Ready to roll: The Cumbres & Toltec Scenic Railroad is back in business again - Albuquerque Journal

Ready to roll: The Cumbres & Toltec Scenic Railroad is back in business again

The Cumbres & Toltec Scenic Railroad carries passengers from Chama, New Mexico, to Antonito, Colorado. (EDDIE MOORE/JOURNAL)

It’s not easy to stop a locomotive.

The coronavirus did a pretty effective job of sidetracking the 50th anniversary runs of the Cumbres & Toltec Scenic Railroad, which were scheduled to start on Memorial Day weekend, but the virus failed to derail the historic railroad’s golden year.

At 10 a.m. on Saturday, June 13, a train will leave Antonito, Colorado, on the way to Osier, Colorado, getting the season on track and making a point of the persistence that made the season possible at all.

Officials in Conejos County, Colorado, have given the Cumbres & Toltec coronavirus precautions a green light, making the Antonito to Osier run a go. But the railroad has not yet received approval from New Mexico officials, so a Chama to Osier run is on hold.

From June 13 to Sept. 11, the Antonito train will make runs to Osier on Sundays, Wednesdays, Fridays and Saturdays. At this point the Saturday Antonito to Osier runs are scheduled only in June.

If and when the Chama train gets the go- ahead, it will make runs to Osier, probably on Tuesdays, T

John Bush became president of the Cumbres & Toltec Scenic Railroad in 2013. (Courtesy of Roger Hogan)

hursdays and Saturdays, up to Sept. 11.

If things go as hoped, from Sept. 12 to Oct. 18, the autumn colors season so popular with Cumbres & Toltec passengers, there will be two trains running every day. But even then, plans call for a halfway run. Chama trains will return to Chama from Osier and Antonito trains will go back to Antonito.

It might have been easier just to scrap the Cumbres & Toltec schedule this year as so many other events and seasons have been dumped because of the pandemic.

But that would not have felt right to Cumbres & Toltec president John Bush, who believes that Americans and his railroad can overcome any obstacle if they think it through, work it out and pay the price.

“We anticipate losing money this year,” Bush, 72, said during a phone interview. “But not so much that we can’t operate next year.”

All that’s possible

Traditionally, the Antonito train makes tracks all the way, 64 miles, to Chama. And during normal years, a Chama train steams all the way to Antonito. But the pandemic pulled the switch on normal.

“We won’t be able to make the full trip because we are not going to run motor coaches,” Bush said.

The way it usually works is that motor coaches take passengers getting off the train in Antonito back to their starting point in Chama and transport passengers leaving the train in Chama back to Antonito.

But the social distancing prompted by the pandemic makes using motor coaches impractical.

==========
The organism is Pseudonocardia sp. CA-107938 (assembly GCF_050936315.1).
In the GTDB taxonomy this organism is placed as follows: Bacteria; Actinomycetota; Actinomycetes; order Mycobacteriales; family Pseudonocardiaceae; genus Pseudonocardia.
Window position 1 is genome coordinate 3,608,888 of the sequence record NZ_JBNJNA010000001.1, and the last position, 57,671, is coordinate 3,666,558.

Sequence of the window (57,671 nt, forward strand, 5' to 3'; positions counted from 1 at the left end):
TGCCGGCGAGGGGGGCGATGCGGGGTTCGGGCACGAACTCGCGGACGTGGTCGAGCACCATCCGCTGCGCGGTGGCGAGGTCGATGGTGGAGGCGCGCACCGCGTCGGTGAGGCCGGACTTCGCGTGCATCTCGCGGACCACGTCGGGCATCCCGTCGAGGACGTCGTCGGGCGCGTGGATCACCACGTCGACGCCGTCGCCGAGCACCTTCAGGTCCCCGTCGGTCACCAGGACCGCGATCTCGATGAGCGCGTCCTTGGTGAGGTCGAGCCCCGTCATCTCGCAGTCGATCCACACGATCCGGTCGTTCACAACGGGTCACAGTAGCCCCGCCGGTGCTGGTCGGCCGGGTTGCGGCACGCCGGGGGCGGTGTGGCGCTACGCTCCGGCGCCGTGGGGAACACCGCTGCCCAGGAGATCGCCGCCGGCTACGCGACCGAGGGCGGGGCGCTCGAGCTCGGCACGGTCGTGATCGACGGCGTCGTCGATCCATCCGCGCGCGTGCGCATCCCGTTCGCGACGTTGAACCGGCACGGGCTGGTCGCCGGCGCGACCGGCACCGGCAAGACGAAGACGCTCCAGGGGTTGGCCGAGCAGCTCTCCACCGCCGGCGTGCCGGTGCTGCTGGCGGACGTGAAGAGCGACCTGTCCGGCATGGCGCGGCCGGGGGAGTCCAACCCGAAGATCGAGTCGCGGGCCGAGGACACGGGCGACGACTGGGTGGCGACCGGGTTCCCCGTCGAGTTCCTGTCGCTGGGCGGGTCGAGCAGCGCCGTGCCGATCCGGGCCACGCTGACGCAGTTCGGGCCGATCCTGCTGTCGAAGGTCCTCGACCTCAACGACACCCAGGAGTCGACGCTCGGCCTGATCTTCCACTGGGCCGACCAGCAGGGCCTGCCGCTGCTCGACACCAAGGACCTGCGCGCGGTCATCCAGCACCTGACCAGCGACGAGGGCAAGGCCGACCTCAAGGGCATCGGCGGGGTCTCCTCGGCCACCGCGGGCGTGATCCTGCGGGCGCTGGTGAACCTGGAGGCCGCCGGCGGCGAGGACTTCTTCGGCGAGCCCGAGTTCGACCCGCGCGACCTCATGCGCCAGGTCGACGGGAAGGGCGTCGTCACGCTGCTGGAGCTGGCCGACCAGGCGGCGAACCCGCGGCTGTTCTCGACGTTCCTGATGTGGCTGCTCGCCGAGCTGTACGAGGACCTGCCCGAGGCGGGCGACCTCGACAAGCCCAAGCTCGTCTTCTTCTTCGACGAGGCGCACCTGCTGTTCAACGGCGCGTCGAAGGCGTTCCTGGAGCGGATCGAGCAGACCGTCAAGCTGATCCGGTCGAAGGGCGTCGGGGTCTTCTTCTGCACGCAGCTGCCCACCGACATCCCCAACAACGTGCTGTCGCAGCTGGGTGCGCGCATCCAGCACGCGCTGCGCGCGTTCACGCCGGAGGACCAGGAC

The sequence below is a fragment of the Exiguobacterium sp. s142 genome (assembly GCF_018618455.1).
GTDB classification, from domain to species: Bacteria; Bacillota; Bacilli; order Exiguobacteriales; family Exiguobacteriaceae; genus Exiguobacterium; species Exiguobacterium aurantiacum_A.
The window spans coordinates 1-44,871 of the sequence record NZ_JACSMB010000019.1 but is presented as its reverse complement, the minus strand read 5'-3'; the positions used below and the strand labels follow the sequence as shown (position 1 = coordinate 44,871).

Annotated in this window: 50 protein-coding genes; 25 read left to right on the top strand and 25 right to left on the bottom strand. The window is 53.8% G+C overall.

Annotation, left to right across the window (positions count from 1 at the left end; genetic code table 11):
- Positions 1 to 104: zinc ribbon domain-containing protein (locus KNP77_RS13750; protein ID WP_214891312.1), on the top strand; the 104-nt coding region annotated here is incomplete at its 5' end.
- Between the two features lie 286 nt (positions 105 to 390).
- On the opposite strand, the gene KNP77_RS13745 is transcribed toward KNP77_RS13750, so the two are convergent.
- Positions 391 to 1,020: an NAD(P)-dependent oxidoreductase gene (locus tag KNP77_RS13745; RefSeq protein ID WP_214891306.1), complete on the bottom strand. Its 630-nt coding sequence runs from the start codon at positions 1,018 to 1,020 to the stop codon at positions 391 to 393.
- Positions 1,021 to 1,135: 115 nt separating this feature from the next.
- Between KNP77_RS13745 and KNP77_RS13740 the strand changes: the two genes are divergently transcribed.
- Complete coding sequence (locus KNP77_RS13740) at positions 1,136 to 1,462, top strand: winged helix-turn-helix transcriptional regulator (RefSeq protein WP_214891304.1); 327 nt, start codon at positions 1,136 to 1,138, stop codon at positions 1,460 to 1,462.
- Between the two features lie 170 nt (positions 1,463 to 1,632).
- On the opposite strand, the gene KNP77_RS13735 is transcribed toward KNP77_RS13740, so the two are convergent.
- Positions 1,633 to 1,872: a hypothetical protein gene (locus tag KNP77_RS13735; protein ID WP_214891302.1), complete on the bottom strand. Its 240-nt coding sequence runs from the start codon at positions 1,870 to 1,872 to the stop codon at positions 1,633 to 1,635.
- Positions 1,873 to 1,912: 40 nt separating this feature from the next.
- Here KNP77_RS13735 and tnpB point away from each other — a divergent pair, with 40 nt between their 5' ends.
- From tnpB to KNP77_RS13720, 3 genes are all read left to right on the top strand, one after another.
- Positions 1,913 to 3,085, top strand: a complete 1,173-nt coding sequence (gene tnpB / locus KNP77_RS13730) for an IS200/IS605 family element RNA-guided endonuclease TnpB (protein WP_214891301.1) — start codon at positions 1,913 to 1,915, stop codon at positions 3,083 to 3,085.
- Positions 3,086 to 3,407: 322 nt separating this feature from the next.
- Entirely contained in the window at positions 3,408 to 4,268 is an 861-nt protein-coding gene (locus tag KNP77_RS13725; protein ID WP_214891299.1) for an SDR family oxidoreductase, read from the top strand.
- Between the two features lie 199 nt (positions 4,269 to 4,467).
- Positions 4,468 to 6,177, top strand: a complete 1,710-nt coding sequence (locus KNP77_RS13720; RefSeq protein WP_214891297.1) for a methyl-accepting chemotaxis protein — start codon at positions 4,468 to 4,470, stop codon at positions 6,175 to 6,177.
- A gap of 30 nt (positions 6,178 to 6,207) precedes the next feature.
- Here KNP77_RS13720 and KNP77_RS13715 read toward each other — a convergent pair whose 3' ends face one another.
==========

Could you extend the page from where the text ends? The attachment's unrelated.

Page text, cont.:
Bush said the railroad is taking the health and safety of its passengers seriously.

“We will be requiring all passengers to have their temperatures taken, answer questions about symptoms and observe social distancing,” he said. “Passengers will be required to wear masks. We will sell masks at cost to those who don’t bring their own.”

Lunch in Osier will be served restaurant-style at tables appropriately distanced from each other.

Soul train

The Cumbres & Toltec narrow gauge tracks were built in 1880 by the Denver & Rio Grande Western Railroad to connect the silver mining towns in the San Juan Mountains with Denver.

All the Cumbres & Toltec steam engines date back to the 1930s. The engines travel at a top speed of 12 mph, allowing passengers to enjoy high country highlights such as Cumbres Pass, 10,015 feet, and Toltec Gorge, 8,793 feet.

Bush enjoys the sights along the route as much as anyone, but it is safe to say he enjoys locomotives more. He has said that steam engines are alive, that they have souls, that they make you feel alive when you are around them.

Bush makes his home in Chama now, but he developed his passion for trains as a kid in Telluride, Colorado, where his father, a geologist, was doing geological mapping in the late 1940s into the ’50s.

“The kids would play in the train yards,” Bush said. “The Rio Grande Southern Railroad was about to die, but every now and then a train would come in and when it did they would chase us out of the yards. But I just wouldn’t leave. Something about it kept drawing me back. Eventually, the old railroaders put me up in the cab of an engine.”

And he was hooked.

His career in trains includes time at railroads in Colorado, Alaska, California, as well as a stint with the Cumbres & Toltec, before he returned in January 2013 as president of the Cumbres & Toltec Scenic Railroad.

“I love what I do,” he said.

Golden anniversary

The states of New Mexico and Colorado have jointly owned the Cumbres & Toltec since 1970. The plan had been to celebrate the 50th anniversary of that partnership this year. But that was before coronavirus crowded into the picture.

Bush takes it in stride.

“They started running trains for passengers in 1971,” he said. “So we’ll celebrate the 50th anniversary of that next year.”


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